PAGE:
What separates North and South Korea? Most folks would say "the DMZ Zone."
However, what about this statement?: "150- by 2.5-mile area created in 1953 is now home to more than 100 endangered & protected species." Well, the fact is it's a statement and not a question because it was the 'Final Jeopardy' clue for the category of "Asian Geography' on February 2, 2020.
This allowed Travis Gaylord, an emergency medicine physician from Wynnewood, PA to be the only contestant who rang in with the 'right question.' By answering "What is the DMZ Zone" he became the champ of the day, allowing him to continue his championship run on February 3.
The Demilitarized Zone (DMZ) is a region on the Korean peninsula that was established by the 1953 Korean Armistice Agreement that ended the 3-year Korean War. It is the de facto border between North and South Korea, and by happy coincidence, it became a territory that helps conserve endangered and protected species, as well as other wildlife.
According to a Business Insider article, "Over 91 endangered species have called this unique biome home. You can find everything there from wild cats to Siberian tigers, black bears to red-crowned cranes. This is partly because the DMZ runs across a wide range of habitats, which includes mountains, marshes, swamps, and prairies.”
Threat to Wildlife?
The big question here is how did wildlife take up residence where heretofore two countries were in brutal conflict. Well, as one of the obvious consequences, without human intervention on the DMZ, animals are not up against a threat. Or are they?
First proposed in 1966 as a national park, media mogul Ted Turner took the lead in 2005 and proclaimed: "The DMZ needs to be designated as a World Heritage Site and as a World Peace Park site because we've got to preserve it from development."
Most recently, South Korea wanted to zone it as an official UNESCO recognized biosphere. The North, however, halted this plan, because they said it violated their Korean Armistice Agreement.
When the two nations put an 'official end to warfare, trade and travel in the DMZ could become a tourism mecca. With that type of commercial enterprise, the existing animals would be forced to engage with humans, find other habitats, or perish in the process. This happens when human infrastructure is built and separates animals from their natural habitats. This is similar to how Los Angeles is threatened by its mountain lion population.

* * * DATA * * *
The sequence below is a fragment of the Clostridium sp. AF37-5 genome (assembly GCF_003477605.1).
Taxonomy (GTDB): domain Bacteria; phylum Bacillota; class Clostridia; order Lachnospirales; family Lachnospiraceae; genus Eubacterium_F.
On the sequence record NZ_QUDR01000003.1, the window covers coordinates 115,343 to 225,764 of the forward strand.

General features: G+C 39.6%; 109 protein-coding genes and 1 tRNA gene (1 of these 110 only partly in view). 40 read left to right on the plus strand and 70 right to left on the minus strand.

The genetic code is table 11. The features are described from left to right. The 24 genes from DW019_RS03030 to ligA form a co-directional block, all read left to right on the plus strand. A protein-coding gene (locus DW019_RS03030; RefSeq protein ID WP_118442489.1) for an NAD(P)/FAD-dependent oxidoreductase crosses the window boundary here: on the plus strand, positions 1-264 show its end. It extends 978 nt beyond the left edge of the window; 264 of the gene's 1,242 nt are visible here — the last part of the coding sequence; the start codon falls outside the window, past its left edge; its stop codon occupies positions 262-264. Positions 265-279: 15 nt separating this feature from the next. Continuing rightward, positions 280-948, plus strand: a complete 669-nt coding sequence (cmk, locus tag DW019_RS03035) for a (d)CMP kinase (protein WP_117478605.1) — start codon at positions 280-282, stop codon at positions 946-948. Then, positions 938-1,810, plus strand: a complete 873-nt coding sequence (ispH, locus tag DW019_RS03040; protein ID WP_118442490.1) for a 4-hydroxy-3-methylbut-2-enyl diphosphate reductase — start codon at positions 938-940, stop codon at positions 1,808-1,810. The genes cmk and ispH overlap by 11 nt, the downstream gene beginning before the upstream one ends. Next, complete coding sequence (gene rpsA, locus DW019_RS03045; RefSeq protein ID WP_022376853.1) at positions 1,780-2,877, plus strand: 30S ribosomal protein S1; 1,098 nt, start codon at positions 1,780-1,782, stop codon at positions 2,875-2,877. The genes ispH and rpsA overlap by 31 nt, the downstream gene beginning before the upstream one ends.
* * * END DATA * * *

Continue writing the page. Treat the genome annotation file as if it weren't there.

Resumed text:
“Building factories and connecting railways inside the demilitarized zone is like building a factory in the middle of the Alps or Montmartre,” said Kim Sung-ho, the head of DMZ Ecology Research Institute, a nonprofit organization based a few miles south of the inter-Korean border.
Careful precautions need to be put into place to reduce future threats to the animals. This would provide animals to freely roam across the heritage site while still giving the North and South Koreans access.
As the DMZ turns 67 years, by transitioning the site into a sustainable ecotourism operation, there are other models existing around the world that are successful and allow for human and animal engagement.
Ecotourists in Rwanda pay $1,500 for gorilla trekking permits, which allow them to hike and get up close and personal with the great apes for just one hour each day. Additionally, there are other benefits to hotels, restaurants, and transportation companies to create eco-friendly packages.
Existing safeguards have helped to slow the loss of endangered species from the zone. This initiative needs continued support, when and if both countries decide to officially end the war.
Both governments need to preserve the DMZ environment, which would serve as a model of conservation for North and South Korea. And as far as Jeopardy's Final Challenge question noting that this stretch of land is housing 100 endangered and protected species — in total, the island is home to an additional 2000 wildlife species — that hopefully will stay off the protected or endangered lists of the future, depending what is done to their habitats.
Primary Source: Business Insider